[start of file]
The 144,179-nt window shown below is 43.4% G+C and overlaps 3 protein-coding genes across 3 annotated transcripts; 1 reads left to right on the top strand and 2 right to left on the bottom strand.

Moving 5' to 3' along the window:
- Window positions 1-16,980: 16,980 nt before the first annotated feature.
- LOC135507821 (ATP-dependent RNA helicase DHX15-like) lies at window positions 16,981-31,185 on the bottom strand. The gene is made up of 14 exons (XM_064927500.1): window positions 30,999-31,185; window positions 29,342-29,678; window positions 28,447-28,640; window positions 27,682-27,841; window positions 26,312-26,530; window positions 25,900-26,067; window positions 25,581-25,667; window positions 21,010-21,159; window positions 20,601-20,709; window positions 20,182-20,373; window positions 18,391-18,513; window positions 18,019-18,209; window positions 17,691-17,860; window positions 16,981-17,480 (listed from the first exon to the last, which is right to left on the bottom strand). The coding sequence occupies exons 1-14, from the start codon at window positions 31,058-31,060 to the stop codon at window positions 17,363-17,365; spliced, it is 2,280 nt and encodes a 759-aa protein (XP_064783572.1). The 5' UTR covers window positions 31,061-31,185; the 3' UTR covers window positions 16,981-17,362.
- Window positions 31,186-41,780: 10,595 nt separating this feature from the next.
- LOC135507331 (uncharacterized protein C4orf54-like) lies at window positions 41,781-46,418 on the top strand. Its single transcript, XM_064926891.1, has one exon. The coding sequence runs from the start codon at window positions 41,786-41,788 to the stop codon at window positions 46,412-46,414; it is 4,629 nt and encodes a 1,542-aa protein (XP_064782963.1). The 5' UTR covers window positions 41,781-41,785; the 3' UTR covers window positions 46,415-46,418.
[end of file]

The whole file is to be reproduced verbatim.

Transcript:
The 144,179-nt window shown below is 43.4% G+C and overlaps 3 protein-coding genes across 3 annotated transcripts; 1 reads left to right on the top strand and 2 right to left on the bottom strand.

Moving 5' to 3' along the window:
- Window positions 1-16,980: 16,980 nt before the first annotated feature.
- LOC135507821 (ATP-dependent RNA helicase DHX15-like) lies at window positions 16,981-31,185 on the bottom strand. The gene is made up of 14 exons (XM_064927500.1): window positions 30,999-31,185; window positions 29,342-29,678; window positions 28,447-28,640; window positions 27,682-27,841; window positions 26,312-26,530; window positions 25,900-26,067; window positions 25,581-25,667; window positions 21,010-21,159; window positions 20,601-20,709; window positions 20,182-20,373; window positions 18,391-18,513; window positions 18,019-18,209; window positions 17,691-17,860; window positions 16,981-17,480 (listed from the first exon to the last, which is right to left on the bottom strand). The coding sequence occupies exons 1-14, from the start codon at window positions 31,058-31,060 to the stop codon at window positions 17,363-17,365; spliced, it is 2,280 nt and encodes a 759-aa protein (XP_064783572.1). The 5' UTR covers window positions 31,061-31,185; the 3' UTR covers window positions 16,981-17,362.
- Window positions 31,186-41,780: 10,595 nt separating this feature from the next.
- LOC135507331 (uncharacterized protein C4orf54-like) lies at window positions 41,781-46,418 on the top strand. Its single transcript, XM_064926891.1, has one exon. The coding sequence runs from the start codon at window positions 41,786-41,788 to the stop codon at window positions 46,412-46,414; it is 4,629 nt and encodes a 1,542-aa protein (XP_064782963.1). The 5' UTR covers window positions 41,781-41,785; the 3' UTR covers window positions 46,415-46,418.